Review: Signifying Rappers, By David Foster Wallace and Mark Costello

A starter's guide to the rap of ages

The United States of America, 1989, and the Bush administration has succeeded the Reagan one, but vows to keep fighting the same wars on drugs, gangs and inner-city crime. NWA have just come Straight Outta Compton. Rap music, despite a handful of cross-over hits, has yet to be assimilated into mainstream culture, and if it's written about at all, it is by the hand-wringing or the morally panicked. But in a second-floor shared apartment in Boston, two 26-year-old white postgrads and former college room-mates are excitedly deconstructing the meaning of rap.

One is Mark Costello, who will go on to write the rather good 2002 state-of-the-nation novel Big If. The other is David Foster Wallace, who will go on to be a voice of his generation, and as posthumously prolific as some rappers.

This essay collection, published for the first time in the UK (it appeared in the US in 1990 with the subtitle Race and Rap in the Urban Present), is not juvenilia, but exhibits a lot of youthful self-consciousness along with its of-the-moment exuberance. Time has not been kind to it. The authors define terms ("def", "kush grooves") that are now antiquated, while their address to the uninitiated ("The rapper offers lyrics that are spoken or bellowed in straight stressed rhymed verse") can sound as ludicrous as the voiceover on an old ethnographic documentary on native tribes.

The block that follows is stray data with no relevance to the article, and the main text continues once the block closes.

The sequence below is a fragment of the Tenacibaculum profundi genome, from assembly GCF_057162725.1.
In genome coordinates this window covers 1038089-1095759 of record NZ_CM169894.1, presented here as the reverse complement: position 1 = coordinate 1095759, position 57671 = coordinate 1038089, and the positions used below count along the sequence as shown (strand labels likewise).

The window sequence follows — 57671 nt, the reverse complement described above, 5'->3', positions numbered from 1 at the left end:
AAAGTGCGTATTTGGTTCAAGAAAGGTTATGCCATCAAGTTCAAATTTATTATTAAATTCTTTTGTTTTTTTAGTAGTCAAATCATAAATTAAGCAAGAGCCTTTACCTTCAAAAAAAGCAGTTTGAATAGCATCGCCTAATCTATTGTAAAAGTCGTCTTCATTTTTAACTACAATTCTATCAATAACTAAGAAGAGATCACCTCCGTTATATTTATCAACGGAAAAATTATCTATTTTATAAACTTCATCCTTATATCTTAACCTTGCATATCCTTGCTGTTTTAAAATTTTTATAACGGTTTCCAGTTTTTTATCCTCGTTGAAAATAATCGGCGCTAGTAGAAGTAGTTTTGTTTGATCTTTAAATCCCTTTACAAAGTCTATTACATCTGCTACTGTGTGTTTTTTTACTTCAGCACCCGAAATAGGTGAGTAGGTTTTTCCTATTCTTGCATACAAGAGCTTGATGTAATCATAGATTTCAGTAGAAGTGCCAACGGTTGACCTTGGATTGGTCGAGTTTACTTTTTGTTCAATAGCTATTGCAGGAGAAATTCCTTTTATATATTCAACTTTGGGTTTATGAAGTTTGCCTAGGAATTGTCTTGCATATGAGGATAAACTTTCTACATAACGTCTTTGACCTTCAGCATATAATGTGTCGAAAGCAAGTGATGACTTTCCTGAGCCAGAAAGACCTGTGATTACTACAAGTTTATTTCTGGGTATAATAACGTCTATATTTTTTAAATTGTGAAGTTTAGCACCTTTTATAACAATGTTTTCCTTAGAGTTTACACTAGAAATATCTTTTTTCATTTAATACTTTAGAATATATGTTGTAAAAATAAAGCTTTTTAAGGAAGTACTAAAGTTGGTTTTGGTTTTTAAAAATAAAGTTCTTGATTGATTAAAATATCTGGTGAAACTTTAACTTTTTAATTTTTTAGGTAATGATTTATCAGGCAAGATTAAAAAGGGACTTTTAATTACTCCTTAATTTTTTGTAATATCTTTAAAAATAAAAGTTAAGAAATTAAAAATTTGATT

Wallace's hyper-sensitivity to his position as ethnographer – a white observer of "black music, of and for blacks" – gives his analyses their tentative, looping, exhaustingly regressive quality. Costello, who contributes fewer chapters, is more entertaining. DFW overthinks rap's synecdochal representations and spies "a unique pop opportunity for the application of Marxist and post-structuralist principles to the cultural production, not just reception of texts". Costello, inspired by Jazzy Jeff's sampling of the I Dream of Jeanie theme, riffs on race, cultural disruption and re-appropriation, as black faces pop up in 1990s remakes of Sixties sitcoms. However, most of the collection will strike today's reader, even an ardent Wallace and hip hop fan, as self-serious and irrelevant.

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